When my daughter outgrew her 1/4 scale guitar we searched a while for a replacement. When we picked up the Taylor it was obvious our search was over. This thing is sweet. It’s fun to play and makes a great travel guitar even for adults. We’re dragging it across the country in a modified SKB soft shell case which is made specifically for the Baby Taylor. Oh, and this is the BabyTaylor Swift edition. She had a choice between this guitar and an unbranded version for the same price. In her punk rock phase she may live to regret this but there was no way I was going to get her out of the store without the Taylor Swift version.
Sierra Designs Hyperlight AST tent
A super light, roomy 2-person tent that has served my family’s backpacking needs for years. This tent is out of production but I like Sierra Designs tents in general. Mine is beginning to show signs of age and wear and I debated whether to replace it for this trip but decided it’s got at least one more big adventure in it. When I do replace it I’ll probably opt for the MSR Hubba Hubba.
Mountain Hardwear Phantom sleeping bags
Super light, warm, and compact down sleeping bags. I’ve learned over the years that down is the only acceptable fill material for me—synthetics don’t cut it.
I’ve missed enough meals waiting on friends’ Whisperlite stoves that when the sad day came that I had to give up on my Svea (the gasket failed and nearly ignited the surrounding forest) I was happy to give the Jetboil a try. I was reluctant to switch to canister fuel and outside the US this may well be a bad bet, but once I switched I never looked back.
Radical Design panniers
Radical makes panniers specifically for various recumbent models as well as other cycling products like a really nice looking cargo trailer (I have no experience with it).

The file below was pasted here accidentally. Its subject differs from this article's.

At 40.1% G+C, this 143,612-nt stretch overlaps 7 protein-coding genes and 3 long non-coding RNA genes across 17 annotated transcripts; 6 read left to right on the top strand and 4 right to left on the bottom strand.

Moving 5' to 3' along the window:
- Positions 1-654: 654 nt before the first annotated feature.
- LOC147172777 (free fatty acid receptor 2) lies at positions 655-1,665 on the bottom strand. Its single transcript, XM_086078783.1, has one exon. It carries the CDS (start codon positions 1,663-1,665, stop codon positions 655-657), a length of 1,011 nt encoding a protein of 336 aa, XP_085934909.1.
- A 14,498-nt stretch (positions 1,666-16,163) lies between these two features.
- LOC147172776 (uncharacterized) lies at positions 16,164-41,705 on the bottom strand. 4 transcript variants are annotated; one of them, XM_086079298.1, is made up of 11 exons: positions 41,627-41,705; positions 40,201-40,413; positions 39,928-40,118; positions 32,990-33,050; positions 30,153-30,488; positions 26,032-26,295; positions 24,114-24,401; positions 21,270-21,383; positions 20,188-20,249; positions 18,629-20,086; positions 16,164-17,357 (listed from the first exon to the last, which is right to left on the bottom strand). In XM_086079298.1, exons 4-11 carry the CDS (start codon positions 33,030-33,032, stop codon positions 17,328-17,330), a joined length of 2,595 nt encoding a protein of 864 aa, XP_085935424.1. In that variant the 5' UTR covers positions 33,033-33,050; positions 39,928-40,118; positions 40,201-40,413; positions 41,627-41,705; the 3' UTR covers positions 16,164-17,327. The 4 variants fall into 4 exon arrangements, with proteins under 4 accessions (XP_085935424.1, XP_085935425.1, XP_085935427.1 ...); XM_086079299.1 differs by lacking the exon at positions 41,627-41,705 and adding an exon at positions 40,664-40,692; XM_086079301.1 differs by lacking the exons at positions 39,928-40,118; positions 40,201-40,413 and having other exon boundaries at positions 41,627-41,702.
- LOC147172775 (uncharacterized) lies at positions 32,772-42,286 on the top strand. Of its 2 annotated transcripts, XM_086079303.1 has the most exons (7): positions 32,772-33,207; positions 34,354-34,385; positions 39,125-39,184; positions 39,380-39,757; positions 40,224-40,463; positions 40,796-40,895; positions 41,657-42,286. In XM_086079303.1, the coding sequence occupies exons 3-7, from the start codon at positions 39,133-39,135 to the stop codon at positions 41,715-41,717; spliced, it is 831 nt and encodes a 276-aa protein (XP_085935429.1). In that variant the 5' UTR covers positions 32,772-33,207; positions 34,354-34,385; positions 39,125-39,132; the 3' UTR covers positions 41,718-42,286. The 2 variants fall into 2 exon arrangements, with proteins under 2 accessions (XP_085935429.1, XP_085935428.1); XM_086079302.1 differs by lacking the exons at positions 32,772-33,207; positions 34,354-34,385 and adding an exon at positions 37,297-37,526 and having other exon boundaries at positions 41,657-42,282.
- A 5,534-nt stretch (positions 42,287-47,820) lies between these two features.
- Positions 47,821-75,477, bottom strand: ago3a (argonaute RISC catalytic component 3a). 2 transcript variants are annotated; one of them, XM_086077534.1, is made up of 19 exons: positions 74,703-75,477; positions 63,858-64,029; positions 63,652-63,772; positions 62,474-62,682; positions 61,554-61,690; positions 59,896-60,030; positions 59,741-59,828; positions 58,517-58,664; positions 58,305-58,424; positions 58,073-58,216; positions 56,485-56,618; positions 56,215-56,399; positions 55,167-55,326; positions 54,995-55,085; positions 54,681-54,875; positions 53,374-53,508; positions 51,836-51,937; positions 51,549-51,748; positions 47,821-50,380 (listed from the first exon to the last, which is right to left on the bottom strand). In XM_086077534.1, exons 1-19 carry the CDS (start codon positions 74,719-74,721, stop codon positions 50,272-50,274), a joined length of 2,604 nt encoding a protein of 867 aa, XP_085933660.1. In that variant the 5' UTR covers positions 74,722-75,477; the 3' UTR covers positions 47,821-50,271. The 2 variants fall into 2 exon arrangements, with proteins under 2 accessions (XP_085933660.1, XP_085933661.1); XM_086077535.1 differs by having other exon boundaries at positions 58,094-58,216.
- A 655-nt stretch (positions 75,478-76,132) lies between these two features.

Back when the Camelback was stealing the show, the Dromedary quietly offered a more robust bladder storage solution. It still does, though there are certainly other choices out there now. Bladders work great underneath recumbent seats– the weight is low, the bladder is shaded, and the space is otherwise unused. And lying there sucking on a tube just oozes relaxation. When I’m older maybe I’ll replace the tube with an IV drip.
Sun CR-18 rims are super strong, reasonably light, and oddly hard to find. I’ve now built up about 10 wheels from this rim and only one has required even re-truing*. That one was run over by a car in a parking lot– re-truing was the least of its worries. As much as I like my Trice I wasn’t too impressed with the rims or wheel build it came with and eventually replaced all the wheels with these rims.
* We’ll see if I can still make that claim after this trip.
Garmin Oregon 450
I’ve purchased and used nearly every outdoor Garmin GPS device since the Garmin 45, primarily for hang gliding, driving, and cycling. For most of this time I’ve loved Garmin but that’s beginning to change. I’ve had a number of hardware and software issues with the Oregon, including the way they manage licensing and access to their map data. So why am I using the Oregon? Primarily because I own it and can’t justify dropping another $500 on a new unit, particularly when my phone suffices for most of my GPS needs nowadays. It does fulfill particular needs that I still value: Turn-by-turn routing, speed, altitude, and heart rate in a waterproof unit that is always on my trike where I can easily see it. And the track logs I use for this blog.
Awesome maps, magazine, and organization. Zoe is learning map reading on this trip with their paper maps—she’s in charge of navigation. They now offer free download of complete GPS coordinates for all their routes—this is great for route planning. I planned this trip by loading most of the AC routes into Garmin BaseCamp mapping software and stitching together my own route.
Sure beats carrying a bunch of books. The display on these things is amazing for text, I prefer it to books. Battery life is on the order of weeks. Ideal for this kind of trip except that they are a little fragile. We’re on our third now, the first two cheerfully replaced. But then again I am the clearinghouse for defective electronic merchandise (see below).
Samsung Series 7 Slate